Investigation finds Cadbury used child labor on cocoa farms in West Africa

The company that owns the brand Cadbury is newly facing allegations of employing child labor after an investigation gathered footage of children using machetes on cocoa farms in its chain of supply.

Reportedly, children as young as 10 have been working in Ghana in order to harvest cocoa pods to supply to Mondelēz International, the owner of Cadbury.

According to campaigners, the farmers are being paid less than £2 per day of work and are not able to hire adult workers. The reports come just twenty years after the chocolate industry promised to eliminate child labor in the sector.

“It’s horrifying to see these children using these long machetes, which are sometimes half their height,” said Ayn Riggs, the founder of Slave Free Chocolate, which advocates against child labor in cocoa farms. “Chocolate companies promised to clean this up over 20 years ago. They knew they were profiting from child labor and have shirked their promises.”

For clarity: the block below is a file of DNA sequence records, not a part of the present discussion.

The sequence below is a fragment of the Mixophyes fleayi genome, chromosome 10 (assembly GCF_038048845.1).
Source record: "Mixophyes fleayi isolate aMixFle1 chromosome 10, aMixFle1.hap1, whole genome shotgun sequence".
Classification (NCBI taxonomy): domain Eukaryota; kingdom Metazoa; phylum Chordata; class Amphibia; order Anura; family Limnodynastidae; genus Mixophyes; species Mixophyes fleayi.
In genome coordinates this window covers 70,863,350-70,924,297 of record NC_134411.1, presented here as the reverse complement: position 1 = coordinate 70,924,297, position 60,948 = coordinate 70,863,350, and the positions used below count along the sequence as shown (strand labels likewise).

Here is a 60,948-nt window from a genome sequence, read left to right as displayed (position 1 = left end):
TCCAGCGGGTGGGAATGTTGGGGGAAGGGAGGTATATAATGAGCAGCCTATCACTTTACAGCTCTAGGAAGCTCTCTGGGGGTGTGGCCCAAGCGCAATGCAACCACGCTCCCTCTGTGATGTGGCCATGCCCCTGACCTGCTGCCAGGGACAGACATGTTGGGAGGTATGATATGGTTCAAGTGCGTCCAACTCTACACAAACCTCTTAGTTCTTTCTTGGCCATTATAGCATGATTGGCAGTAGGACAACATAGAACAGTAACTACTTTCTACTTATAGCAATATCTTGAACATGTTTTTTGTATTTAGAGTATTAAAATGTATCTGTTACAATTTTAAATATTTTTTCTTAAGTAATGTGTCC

The news comes as a significant amount of money is set to be spent on chocolate treats for the celebration of the Easter holiday.

Over £300 is spent on Easter eggs and other novelties each year, which includes more than 80 million boxed eggs. Right now, the chocolate market is worth roughly £5.6 billion in the United Kingdom. That includes roughly 330 million Cadbury Crème eggs that are consumed every year. 

Mondelēz, which last year raked in global profits amounting to more than £3.3 billion, has a sustainability program called Cocoa Life. The logo is featured on its products, including Cadbury Dairy Milk, and the website states: “no amount of child labour in the cocoa supply chain should be acceptable.” 




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